Saints Among Us

Theodore Melfi recounts the real-life redemption that inspired his new dramedy St. Vincent and explains why he always begins a script by writing backwards.

©2014 The Weinstein Company
Jaeden Lieberher and Bill Murray in St. Vincent.
October 24, 2014 Written by Dylan Callaghan
Theodore Melfi

I write in restaurants because I like to see people because people say some weird, crazy shit, you know? And I have my phone, I write down everything I hear outside in public.

Screenwriters are supposed to make up stories far more interesting than their real lives, but Theodore Melfi’s backstory is a classic case of truth beating fiction. The writer-director behind the new dramedy St. Vincent starring Bill Murray and Melissa McCarthy has many stories to tell, from being raised by a mobster to scoring his first deal as a producer while still wearing a waiter’s apron.

But St. Vincent stems from a tragedy, when his brother died suddenly at 38 a little less than a decade a go, leaving behind an 11-year-old daughter, Taylor, whom Melfi and his wife adopted (he calls her his Naughter). For a homework assignment at her Catholic school a few years after the adoption, she was told to study a famous Saint and someone in her real life that resembled a saint. She chose Saint William of Rochester—patron saint of adopted children—and Melfi as her real halo. It was a profoundly touching move that inspired him to write St. Vincent.

Bill Murray is in the acting equivalent of his favorite pair of sweatpants playing Vin, a willfully disheveled misanthrope, boozer and gambler, who is revealed to be more than he appears. Another key element of truth behind the script is the fact that Murray’s character is based on Melfi’s wife’s father who abandoned his family when she was only nine.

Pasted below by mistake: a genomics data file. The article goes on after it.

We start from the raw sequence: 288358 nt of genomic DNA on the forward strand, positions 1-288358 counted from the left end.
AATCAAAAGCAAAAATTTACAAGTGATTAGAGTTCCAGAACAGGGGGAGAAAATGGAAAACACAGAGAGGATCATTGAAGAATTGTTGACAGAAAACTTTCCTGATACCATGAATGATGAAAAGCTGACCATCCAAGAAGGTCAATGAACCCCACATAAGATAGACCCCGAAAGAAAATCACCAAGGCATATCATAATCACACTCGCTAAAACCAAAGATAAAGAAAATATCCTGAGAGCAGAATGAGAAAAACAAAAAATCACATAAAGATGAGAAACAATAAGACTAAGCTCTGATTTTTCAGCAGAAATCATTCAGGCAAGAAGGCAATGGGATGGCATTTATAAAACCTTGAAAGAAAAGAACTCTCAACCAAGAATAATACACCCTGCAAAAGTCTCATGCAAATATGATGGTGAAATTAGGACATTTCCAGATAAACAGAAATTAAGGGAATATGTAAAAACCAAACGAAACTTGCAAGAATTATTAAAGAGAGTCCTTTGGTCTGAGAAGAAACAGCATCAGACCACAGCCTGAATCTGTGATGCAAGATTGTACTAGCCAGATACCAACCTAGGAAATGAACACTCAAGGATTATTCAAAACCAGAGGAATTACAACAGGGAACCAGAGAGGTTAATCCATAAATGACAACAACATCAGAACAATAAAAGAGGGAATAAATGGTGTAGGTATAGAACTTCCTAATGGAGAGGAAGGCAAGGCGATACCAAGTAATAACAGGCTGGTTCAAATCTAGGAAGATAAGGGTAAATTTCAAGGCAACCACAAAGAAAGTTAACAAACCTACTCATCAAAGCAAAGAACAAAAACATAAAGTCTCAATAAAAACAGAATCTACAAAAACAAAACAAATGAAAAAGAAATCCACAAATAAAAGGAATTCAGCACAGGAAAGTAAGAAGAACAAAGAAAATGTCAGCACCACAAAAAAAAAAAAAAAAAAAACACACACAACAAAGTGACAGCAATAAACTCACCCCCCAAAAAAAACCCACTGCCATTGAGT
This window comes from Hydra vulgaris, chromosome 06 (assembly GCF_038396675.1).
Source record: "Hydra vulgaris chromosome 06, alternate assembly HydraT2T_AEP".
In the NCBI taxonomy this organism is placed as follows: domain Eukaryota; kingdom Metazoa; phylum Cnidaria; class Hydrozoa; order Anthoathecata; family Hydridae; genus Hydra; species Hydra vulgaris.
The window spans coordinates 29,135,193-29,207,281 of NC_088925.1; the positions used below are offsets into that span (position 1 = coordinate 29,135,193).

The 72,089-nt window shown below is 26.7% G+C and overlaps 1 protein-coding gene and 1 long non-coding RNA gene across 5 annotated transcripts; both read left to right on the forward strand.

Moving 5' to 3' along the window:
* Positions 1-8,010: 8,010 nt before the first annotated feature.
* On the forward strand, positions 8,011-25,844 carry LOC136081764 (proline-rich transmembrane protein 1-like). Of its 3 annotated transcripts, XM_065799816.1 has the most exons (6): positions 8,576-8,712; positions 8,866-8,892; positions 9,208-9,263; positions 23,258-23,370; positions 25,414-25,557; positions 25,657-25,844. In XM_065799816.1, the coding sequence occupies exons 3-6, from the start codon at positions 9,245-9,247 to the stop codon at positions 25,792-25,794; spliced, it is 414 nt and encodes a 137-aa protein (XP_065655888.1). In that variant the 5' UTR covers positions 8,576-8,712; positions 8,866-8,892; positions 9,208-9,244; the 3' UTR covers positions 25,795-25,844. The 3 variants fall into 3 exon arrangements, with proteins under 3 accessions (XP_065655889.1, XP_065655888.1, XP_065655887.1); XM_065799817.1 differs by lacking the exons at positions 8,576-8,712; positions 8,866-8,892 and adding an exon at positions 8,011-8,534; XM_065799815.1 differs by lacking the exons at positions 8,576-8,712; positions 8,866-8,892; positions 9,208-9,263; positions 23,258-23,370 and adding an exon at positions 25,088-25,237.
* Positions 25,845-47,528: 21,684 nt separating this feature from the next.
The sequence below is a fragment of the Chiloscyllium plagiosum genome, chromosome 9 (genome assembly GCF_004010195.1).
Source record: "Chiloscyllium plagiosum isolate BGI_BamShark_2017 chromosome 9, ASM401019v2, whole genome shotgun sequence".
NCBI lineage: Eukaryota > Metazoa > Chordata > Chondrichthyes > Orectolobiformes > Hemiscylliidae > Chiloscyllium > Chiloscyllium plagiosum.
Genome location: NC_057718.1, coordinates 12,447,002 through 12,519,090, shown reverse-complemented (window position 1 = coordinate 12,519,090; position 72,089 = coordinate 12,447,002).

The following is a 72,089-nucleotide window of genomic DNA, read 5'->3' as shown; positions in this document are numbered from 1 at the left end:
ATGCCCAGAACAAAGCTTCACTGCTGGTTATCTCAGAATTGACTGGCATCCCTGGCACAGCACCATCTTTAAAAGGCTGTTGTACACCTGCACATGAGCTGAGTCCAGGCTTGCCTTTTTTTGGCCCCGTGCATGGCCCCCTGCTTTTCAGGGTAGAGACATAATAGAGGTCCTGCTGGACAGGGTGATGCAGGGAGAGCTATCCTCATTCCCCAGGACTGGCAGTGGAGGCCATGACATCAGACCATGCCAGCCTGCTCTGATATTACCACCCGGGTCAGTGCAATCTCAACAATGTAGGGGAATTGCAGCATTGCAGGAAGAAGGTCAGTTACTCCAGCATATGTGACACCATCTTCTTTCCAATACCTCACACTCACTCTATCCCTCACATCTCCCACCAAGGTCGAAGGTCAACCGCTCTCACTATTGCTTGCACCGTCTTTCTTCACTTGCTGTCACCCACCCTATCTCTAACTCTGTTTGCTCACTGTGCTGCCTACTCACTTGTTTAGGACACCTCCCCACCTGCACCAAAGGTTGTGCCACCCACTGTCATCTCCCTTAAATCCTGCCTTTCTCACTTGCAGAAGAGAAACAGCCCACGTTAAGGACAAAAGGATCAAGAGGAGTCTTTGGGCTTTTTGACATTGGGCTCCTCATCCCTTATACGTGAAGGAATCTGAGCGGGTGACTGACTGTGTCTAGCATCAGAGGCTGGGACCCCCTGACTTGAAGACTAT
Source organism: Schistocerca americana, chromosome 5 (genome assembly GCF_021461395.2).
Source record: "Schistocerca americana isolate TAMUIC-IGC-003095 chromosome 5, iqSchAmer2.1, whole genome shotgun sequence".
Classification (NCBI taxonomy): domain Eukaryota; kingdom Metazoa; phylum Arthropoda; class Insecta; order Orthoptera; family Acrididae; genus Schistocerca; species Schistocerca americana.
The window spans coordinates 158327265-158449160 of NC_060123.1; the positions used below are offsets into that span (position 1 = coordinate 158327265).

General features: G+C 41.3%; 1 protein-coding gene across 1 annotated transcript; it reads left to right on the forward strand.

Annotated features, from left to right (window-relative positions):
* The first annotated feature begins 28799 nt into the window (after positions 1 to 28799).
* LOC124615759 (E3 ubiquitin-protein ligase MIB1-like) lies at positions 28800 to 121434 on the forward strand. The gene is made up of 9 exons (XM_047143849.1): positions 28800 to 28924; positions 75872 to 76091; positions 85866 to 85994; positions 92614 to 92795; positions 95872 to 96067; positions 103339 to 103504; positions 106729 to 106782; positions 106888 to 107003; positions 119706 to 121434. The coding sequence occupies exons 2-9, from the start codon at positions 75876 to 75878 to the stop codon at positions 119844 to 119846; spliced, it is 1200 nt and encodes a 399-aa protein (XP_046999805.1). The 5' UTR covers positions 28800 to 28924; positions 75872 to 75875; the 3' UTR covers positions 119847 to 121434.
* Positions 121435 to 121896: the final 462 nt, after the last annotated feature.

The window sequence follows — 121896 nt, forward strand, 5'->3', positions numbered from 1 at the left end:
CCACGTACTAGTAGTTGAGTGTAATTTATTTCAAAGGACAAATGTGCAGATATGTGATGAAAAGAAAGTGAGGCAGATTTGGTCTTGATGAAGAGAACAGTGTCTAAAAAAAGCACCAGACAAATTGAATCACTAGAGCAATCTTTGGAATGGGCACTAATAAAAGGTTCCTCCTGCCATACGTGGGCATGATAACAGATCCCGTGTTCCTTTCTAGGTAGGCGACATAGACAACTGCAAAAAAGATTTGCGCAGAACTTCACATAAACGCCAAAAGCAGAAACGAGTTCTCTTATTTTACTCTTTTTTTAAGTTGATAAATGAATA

During a conversation with the Writers Guild of America West website, Melfi elaborates on the true roots of St. Vincent, the importance of writing against the natural sweetness of this story, and how he employs an old acting technique for every script he pens.

This film has personal origins for you, yes?

In a nutshell, when my brother passed away, which was just completely out of the blue as you can imagine at 38, he left behind Taylor at 11. Her mom was in jail for selling crystal meth, so there was no mom. Coming from a mob family, I ended up being kind of the only sane one in my family, and that was from 10 years of studying psychology. So my brother died—he was a gun nut and into drugs and everything—and my other brother was in jail at the time. So my wife and I adopted [Taylor]. We ripped her out of Tennessee and brought her to California. We put her in Notre Dame High School. She’s not Catholic, but we just put her there ‘cause we thought, Gosh, she’s gotta have some sense that the world is worth something, bigger than her, and good or kind.

So four years ago we put her in Notre Dame, and she goes to a world religion class, and gets a homework assignment—find a Catholic saint that inspires you, and find someone in your real life…